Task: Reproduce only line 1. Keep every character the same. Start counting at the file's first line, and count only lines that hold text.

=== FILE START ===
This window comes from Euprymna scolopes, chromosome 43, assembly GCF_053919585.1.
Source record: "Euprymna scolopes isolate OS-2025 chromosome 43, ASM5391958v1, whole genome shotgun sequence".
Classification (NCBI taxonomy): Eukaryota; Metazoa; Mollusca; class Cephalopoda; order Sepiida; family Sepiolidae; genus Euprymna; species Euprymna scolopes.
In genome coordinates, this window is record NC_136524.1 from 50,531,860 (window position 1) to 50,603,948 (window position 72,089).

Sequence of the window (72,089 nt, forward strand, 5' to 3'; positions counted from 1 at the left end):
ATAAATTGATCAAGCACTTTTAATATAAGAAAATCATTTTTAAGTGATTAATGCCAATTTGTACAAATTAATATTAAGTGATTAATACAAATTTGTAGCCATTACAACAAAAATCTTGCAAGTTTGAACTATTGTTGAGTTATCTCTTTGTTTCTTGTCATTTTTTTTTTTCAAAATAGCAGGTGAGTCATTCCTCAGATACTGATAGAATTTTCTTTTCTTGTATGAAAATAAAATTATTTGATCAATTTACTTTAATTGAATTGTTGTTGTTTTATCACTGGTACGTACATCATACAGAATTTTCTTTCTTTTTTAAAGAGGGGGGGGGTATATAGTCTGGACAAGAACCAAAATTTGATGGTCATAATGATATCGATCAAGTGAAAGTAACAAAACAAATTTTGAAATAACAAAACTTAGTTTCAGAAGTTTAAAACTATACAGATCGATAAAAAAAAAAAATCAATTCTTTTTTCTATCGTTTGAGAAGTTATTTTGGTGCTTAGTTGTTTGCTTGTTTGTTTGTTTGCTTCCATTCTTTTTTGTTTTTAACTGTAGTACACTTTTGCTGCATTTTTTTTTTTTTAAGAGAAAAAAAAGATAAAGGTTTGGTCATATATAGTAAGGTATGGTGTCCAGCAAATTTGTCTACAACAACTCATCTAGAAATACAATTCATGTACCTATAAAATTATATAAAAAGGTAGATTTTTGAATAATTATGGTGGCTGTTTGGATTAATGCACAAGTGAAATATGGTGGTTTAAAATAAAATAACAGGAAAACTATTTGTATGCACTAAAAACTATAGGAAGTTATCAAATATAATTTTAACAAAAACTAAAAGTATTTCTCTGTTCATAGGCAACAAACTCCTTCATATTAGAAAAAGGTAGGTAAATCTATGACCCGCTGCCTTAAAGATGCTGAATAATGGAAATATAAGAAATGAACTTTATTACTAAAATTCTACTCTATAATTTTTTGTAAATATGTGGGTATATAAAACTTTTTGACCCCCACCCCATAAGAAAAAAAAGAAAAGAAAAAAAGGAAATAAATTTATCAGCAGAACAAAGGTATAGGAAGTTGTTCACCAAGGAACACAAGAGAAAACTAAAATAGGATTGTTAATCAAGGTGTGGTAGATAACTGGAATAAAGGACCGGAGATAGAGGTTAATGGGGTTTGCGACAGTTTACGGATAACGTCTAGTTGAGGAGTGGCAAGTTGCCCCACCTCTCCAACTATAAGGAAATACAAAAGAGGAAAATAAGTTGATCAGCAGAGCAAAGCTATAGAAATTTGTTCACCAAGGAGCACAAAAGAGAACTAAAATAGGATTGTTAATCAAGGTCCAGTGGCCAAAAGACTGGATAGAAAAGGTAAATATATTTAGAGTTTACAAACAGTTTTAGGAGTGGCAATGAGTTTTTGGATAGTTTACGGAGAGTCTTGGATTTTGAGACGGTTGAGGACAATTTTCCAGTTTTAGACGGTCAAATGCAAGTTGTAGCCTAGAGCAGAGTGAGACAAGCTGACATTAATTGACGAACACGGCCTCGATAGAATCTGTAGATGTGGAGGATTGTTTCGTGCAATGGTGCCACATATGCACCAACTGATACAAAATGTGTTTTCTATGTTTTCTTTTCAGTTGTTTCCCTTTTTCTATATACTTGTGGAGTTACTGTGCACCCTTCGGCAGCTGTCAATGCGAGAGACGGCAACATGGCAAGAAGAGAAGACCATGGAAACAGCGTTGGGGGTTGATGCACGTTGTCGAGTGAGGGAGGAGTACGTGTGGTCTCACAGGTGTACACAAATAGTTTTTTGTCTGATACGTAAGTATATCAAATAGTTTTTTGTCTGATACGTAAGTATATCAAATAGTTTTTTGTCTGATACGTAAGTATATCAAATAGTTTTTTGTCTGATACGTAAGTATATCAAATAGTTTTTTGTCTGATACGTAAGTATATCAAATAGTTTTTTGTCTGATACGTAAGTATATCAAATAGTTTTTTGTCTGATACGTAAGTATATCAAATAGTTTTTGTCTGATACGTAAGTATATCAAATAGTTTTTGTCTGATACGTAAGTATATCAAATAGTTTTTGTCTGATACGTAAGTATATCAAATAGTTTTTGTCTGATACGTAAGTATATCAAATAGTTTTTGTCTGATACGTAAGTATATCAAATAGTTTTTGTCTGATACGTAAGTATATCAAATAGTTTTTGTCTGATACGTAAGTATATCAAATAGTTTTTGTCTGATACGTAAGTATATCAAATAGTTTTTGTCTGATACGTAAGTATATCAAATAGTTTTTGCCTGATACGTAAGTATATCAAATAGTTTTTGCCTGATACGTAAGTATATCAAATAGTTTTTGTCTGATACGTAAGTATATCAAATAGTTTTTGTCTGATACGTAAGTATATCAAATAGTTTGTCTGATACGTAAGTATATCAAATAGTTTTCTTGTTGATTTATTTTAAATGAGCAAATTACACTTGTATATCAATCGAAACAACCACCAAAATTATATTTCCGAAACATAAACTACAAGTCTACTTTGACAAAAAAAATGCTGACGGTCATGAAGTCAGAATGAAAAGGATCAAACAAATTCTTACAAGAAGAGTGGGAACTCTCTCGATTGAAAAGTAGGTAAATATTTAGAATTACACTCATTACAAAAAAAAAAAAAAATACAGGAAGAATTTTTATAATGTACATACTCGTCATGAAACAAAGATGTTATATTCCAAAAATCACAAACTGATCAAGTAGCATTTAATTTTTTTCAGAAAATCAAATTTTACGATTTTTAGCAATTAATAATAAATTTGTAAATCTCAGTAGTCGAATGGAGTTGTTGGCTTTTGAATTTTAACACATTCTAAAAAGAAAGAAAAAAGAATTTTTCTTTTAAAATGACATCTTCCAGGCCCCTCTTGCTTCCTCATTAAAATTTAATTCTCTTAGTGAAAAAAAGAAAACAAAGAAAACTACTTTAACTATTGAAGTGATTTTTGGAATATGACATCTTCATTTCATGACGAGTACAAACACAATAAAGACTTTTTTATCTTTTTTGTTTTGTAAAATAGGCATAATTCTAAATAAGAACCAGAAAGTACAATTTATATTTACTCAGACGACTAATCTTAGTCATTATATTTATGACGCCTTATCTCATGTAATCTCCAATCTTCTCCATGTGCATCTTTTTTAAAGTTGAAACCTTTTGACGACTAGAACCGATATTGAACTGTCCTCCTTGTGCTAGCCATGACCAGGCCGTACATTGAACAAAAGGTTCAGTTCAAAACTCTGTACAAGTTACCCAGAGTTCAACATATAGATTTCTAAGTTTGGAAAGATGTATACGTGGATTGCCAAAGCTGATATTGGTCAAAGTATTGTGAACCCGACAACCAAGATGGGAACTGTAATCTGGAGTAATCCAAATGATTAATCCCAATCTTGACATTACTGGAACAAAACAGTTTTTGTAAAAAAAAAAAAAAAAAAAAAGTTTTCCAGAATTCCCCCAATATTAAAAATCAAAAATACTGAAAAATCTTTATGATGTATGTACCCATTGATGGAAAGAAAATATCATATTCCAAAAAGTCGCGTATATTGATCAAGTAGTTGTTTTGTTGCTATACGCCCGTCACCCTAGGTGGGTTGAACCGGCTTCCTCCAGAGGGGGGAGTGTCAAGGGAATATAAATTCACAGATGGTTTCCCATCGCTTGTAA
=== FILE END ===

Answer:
This window comes from Euprymna scolopes, chromosome 43, assembly GCF_053919585.1.